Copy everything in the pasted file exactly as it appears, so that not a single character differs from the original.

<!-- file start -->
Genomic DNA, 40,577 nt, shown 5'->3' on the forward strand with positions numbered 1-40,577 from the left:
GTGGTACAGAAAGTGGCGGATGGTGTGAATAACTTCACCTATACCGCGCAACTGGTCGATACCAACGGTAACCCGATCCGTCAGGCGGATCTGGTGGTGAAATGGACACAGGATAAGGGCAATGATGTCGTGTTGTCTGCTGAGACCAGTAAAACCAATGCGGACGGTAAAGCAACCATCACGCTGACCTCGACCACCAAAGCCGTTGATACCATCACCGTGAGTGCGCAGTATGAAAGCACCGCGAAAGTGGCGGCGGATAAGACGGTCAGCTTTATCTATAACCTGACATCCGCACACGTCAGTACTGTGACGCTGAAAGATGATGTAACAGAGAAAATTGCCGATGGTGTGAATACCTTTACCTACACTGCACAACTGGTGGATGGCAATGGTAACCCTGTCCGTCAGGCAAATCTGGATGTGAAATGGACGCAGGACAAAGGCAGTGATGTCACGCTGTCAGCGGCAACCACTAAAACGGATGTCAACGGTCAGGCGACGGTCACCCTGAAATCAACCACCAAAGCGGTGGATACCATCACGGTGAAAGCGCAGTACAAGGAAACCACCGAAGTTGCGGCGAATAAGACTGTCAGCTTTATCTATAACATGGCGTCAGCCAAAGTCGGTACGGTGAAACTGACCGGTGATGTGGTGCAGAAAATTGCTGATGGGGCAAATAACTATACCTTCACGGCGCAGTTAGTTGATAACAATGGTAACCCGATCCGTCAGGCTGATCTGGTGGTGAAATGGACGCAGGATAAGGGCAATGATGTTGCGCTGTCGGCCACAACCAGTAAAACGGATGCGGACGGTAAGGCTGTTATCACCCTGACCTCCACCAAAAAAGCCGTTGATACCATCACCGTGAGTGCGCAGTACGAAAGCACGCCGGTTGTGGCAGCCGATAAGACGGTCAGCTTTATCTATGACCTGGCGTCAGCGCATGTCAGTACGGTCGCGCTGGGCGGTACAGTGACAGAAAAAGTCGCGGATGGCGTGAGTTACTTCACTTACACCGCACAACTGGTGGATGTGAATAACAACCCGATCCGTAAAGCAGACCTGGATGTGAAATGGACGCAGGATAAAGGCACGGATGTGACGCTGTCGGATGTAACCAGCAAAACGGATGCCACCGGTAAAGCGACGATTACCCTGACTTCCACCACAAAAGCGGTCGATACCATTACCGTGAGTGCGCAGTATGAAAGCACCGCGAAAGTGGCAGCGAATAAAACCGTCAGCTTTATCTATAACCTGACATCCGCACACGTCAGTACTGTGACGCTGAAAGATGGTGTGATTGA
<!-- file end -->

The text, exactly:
Genomic DNA, 40,577 nt, shown 5'->3' on the forward strand with positions numbered 1-40,577 from the left:
GTGGTACAGAAAGTGGCGGATGGTGTGAATAACTTCACCTATACCGCGCAACTGGTCGATACCAACGGTAACCCGATCCGTCAGGCGGATCTGGTGGTGAAATGGACACAGGATAAGGGCAATGATGTCGTGTTGTCTGCTGAGACCAGTAAAACCAATGCGGACGGTAAAGCAACCATCACGCTGACCTCGACCACCAAAGCCGTTGATACCATCACCGTGAGTGCGCAGTATGAAAGCACCGCGAAAGTGGCGGCGGATAAGACGGTCAGCTTTATCTATAACCTGACATCCGCACACGTCAGTACTGTGACGCTGAAAGATGATGTAACAGAGAAAATTGCCGATGGTGTGAATACCTTTACCTACACTGCACAACTGGTGGATGGCAATGGTAACCCTGTCCGTCAGGCAAATCTGGATGTGAAATGGACGCAGGACAAAGGCAGTGATGTCACGCTGTCAGCGGCAACCACTAAAACGGATGTCAACGGTCAGGCGACGGTCACCCTGAAATCAACCACCAAAGCGGTGGATACCATCACGGTGAAAGCGCAGTACAAGGAAACCACCGAAGTTGCGGCGAATAAGACTGTCAGCTTTATCTATAACATGGCGTCAGCCAAAGTCGGTACGGTGAAACTGACCGGTGATGTGGTGCAGAAAATTGCTGATGGGGCAAATAACTATACCTTCACGGCGCAGTTAGTTGATAACAATGGTAACCCGATCCGTCAGGCTGATCTGGTGGTGAAATGGACGCAGGATAAGGGCAATGATGTTGCGCTGTCGGCCACAACCAGTAAAACGGATGCGGACGGTAAGGCTGTTATCACCCTGACCTCCACCAAAAAAGCCGTTGATACCATCACCGTGAGTGCGCAGTACGAAAGCACGCCGGTTGTGGCAGCCGATAAGACGGTCAGCTTTATCTATGACCTGGCGTCAGCGCATGTCAGTACGGTCGCGCTGGGCGGTACAGTGACAGAAAAAGTCGCGGATGGCGTGAGTTACTTCACTTACACCGCACAACTGGTGGATGTGAATAACAACCCGATCCGTAAAGCAGACCTGGATGTGAAATGGACGCAGGATAAAGGCACGGATGTGACGCTGTCGGATGTAACCAGCAAAACGGATGCCACCGGTAAAGCGACGATTACCCTGACTTCCACCACAAAAGCGGTCGATACCATTACCGTGAGTGCGCAGTATGAAAGCACCGCGAAAGTGGCAGCGAATAAAACCGTCAGCTTTATCTATAACCTGACATCCGCACACGTCAGTACTGTGACGCTGAAAGATGGTGTGATTGA